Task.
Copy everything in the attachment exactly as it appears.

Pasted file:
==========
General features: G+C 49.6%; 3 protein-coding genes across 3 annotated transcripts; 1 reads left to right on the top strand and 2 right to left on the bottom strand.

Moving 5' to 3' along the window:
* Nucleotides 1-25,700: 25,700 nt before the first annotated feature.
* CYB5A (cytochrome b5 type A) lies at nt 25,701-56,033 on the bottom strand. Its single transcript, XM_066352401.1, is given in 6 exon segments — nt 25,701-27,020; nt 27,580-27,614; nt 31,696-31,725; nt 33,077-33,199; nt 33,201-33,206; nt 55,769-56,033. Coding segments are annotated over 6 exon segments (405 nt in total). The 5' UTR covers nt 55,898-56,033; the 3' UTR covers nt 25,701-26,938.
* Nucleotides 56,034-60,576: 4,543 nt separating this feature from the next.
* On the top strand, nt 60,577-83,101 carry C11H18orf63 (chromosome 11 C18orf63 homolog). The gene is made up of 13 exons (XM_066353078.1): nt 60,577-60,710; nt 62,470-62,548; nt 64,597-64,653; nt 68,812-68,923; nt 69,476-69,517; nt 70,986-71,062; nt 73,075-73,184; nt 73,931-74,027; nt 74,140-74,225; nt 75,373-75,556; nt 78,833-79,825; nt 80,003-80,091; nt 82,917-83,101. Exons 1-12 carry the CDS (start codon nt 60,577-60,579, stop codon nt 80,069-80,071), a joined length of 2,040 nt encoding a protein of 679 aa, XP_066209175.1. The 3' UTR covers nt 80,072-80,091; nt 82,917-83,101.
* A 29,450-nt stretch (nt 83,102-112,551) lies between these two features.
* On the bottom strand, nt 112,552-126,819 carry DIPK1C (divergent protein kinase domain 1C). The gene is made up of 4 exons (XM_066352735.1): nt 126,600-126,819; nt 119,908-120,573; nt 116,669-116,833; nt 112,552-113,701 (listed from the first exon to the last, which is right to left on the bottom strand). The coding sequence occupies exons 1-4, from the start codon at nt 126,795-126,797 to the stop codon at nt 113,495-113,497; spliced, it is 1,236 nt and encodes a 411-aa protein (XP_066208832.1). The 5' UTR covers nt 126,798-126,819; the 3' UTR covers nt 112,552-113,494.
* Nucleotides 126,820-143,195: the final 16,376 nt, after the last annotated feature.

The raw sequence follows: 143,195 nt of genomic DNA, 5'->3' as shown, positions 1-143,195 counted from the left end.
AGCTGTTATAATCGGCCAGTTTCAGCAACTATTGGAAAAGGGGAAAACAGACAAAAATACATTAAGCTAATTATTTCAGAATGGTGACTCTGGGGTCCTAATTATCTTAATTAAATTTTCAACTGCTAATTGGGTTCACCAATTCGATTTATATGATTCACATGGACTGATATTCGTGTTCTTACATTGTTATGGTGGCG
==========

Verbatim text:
General features: G+C 49.6%; 3 protein-coding genes across 3 annotated transcripts; 1 reads left to right on the top strand and 2 right to left on the bottom strand.

Moving 5' to 3' along the window:
* Nucleotides 1-25,700: 25,700 nt before the first annotated feature.
* CYB5A (cytochrome b5 type A) lies at nt 25,701-56,033 on the bottom strand. Its single transcript, XM_066352401.1, is given in 6 exon segments — nt 25,701-27,020; nt 27,580-27,614; nt 31,696-31,725; nt 33,077-33,199; nt 33,201-33,206; nt 55,769-56,033. Coding segments are annotated over 6 exon segments (405 nt in total). The 5' UTR covers nt 55,898-56,033; the 3' UTR covers nt 25,701-26,938.
* Nucleotides 56,034-60,576: 4,543 nt separating this feature from the next.
* On the top strand, nt 60,577-83,101 carry C11H18orf63 (chromosome 11 C18orf63 homolog). The gene is made up of 13 exons (XM_066353078.1): nt 60,577-60,710; nt 62,470-62,548; nt 64,597-64,653; nt 68,812-68,923; nt 69,476-69,517; nt 70,986-71,062; nt 73,075-73,184; nt 73,931-74,027; nt 74,140-74,225; nt 75,373-75,556; nt 78,833-79,825; nt 80,003-80,091; nt 82,917-83,101. Exons 1-12 carry the CDS (start codon nt 60,577-60,579, stop codon nt 80,069-80,071), a joined length of 2,040 nt encoding a protein of 679 aa, XP_066209175.1. The 3' UTR covers nt 80,072-80,091; nt 82,917-83,101.
* A 29,450-nt stretch (nt 83,102-112,551) lies between these two features.
* On the bottom strand, nt 112,552-126,819 carry DIPK1C (divergent protein kinase domain 1C). The gene is made up of 4 exons (XM_066352735.1): nt 126,600-126,819; nt 119,908-120,573; nt 116,669-116,833; nt 112,552-113,701 (listed from the first exon to the last, which is right to left on the bottom strand). The coding sequence occupies exons 1-4, from the start codon at nt 126,795-126,797 to the stop codon at nt 113,495-113,497; spliced, it is 1,236 nt and encodes a 411-aa protein (XP_066208832.1). The 5' UTR covers nt 126,798-126,819; the 3' UTR covers nt 112,552-113,494.
* Nucleotides 126,820-143,195: the final 16,376 nt, after the last annotated feature.

The raw sequence follows: 143,195 nt of genomic DNA, 5'->3' as shown, positions 1-143,195 counted from the left end.
AGCTGTTATAATCGGCCAGTTTCAGCAACTATTGGAAAAGGGGAAAACAGACAAAAATACATTAAGCTAATTATTTCAGAATGGTGACTCTGGGGTCCTAATTATCTTAATTAAATTTTCAACTGCTAATTGGGTTCACCAATTCGATTTATATGATTCACATGGACTGATATTCGTGTTCTTACATTGTTATGGTGGCG